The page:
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Nurse-Midwives Remind Families to Stay Safe in the Sun Posted by
Nurse-Midwives Remind Families to Stay Safe in the Sun

WASHINGTON, Aug. 5 /PRNewswire/ -- Now that we are in the midst of family
vacation season, the American College of Nurse-Midwives, reminds women to keep
themselves and their families safe in the sun.
When the warnings from early summer fade, many Americans forget about the
dangers of sun exposure. However, the sun is still strong enough to cause
permanent skin damage and premature aging. Here are some important

* One or two blistering sunburns in childhood can double the risk of
developing melanoma, the most dangerous form of skin cancer, in later
life. Children who tan poorly, have fair skin or hair, or have a
family history of skin cancer are at greatest risk and need to be
protected. But, kids with dark skin burn too!

* Excessive sun exposure can damage the immune system and make you or
your children more susceptible to diseases such as cold sores, chicken
pox and lupus.

* Excess exposure to ultraviolet (UV) radiation can burn the cornea of
the eye. Long term exposure to UV rays can increase the chance of
cataracts and other serious eye problems.

* Antibiotics in the tetracycline family (such as doxycycline and
minocycline) increase your sensitivity to the sun.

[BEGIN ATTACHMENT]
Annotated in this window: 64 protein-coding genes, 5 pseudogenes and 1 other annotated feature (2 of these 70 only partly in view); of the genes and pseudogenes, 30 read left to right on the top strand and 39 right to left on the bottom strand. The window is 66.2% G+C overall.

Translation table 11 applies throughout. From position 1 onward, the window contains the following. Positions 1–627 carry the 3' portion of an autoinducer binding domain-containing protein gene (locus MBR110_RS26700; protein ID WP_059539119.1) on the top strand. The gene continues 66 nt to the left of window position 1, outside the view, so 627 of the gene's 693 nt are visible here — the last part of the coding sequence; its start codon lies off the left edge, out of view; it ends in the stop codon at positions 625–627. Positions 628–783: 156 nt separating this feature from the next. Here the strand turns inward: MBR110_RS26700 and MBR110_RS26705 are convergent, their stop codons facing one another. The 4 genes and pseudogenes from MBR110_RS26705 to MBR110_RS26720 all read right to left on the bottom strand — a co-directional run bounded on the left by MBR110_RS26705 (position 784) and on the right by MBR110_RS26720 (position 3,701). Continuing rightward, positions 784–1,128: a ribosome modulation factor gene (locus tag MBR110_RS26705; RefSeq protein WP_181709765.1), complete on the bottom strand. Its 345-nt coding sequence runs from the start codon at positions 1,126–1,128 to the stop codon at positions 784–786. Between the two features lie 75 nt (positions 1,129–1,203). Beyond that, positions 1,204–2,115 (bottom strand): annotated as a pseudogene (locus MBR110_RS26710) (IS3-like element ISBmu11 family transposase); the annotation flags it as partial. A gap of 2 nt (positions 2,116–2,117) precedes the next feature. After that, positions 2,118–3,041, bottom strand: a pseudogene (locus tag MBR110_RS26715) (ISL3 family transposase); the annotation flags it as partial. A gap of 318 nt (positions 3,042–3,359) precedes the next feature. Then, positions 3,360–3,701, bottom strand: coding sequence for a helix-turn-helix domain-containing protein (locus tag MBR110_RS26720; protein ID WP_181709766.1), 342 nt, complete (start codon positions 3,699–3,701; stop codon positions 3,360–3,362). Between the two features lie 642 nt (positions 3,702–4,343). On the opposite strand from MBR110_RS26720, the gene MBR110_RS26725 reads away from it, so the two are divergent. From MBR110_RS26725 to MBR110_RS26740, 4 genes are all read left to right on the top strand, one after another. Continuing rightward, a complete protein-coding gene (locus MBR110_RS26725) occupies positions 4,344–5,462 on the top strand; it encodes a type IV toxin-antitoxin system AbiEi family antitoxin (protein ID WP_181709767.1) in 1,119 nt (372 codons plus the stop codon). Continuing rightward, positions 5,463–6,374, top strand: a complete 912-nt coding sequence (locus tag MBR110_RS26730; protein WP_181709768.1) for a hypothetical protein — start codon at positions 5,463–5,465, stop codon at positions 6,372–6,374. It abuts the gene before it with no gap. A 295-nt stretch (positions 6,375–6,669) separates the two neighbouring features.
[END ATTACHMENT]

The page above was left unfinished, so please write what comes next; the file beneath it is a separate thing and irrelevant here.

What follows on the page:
* Women planning to have a baby should be aware that early studies
suggest that exposure to UV rays could cause a reduction in the amount
of folates in their bodies. Since inadequate folic acid can cause
neural tube defects, such as spina bifida, too much sun may increase
your risk.

* Children and adults should avoid sun exposure when the sun is
strongest. This is typically between 10:00 am and 3:00 pm.

* Cover skin with clothing as much as possible.

* Exposed skin should be protected with a broad spectrum sunscreen of
at least SPF 15. Reapply every two hours or according to the label.

* Do not apply sunscreen to children under six months. Keep them out of
the sun as much as possible.

* Wear sunglasses with UV protection (especially UVB).

* Perfumes and cosmetics can increase sensitivity to sunlight in some

* Tanning booths are just as dangerous as the real thing.

* If you are making plans to get pregnant, review your diet with your
health care provider. Make sure your folate (folic acid) intake is
adequate and don't go outside without sunscreen.

To obtain more information about the dangers of too much exposure to
sunlight, see your midwife or other health care provider or visit the
ACNM Web site at .

This information is provided as a public service by the American College
of Nurse-Midwives, the oldest women's health care association in the U.S.

SOURCE American College of Nurse-Midwives

-0- 08/05/2000

/CONTACT: Gina Harps, 202-728-9876, or John Boggess, 202-728-9872,

both of the American College of Nurse-Midwives/

Web Site: /

CO: American College of Nurse-Midwives

ST: District of Columbia




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9434 08/05/2000 10:26 EDT

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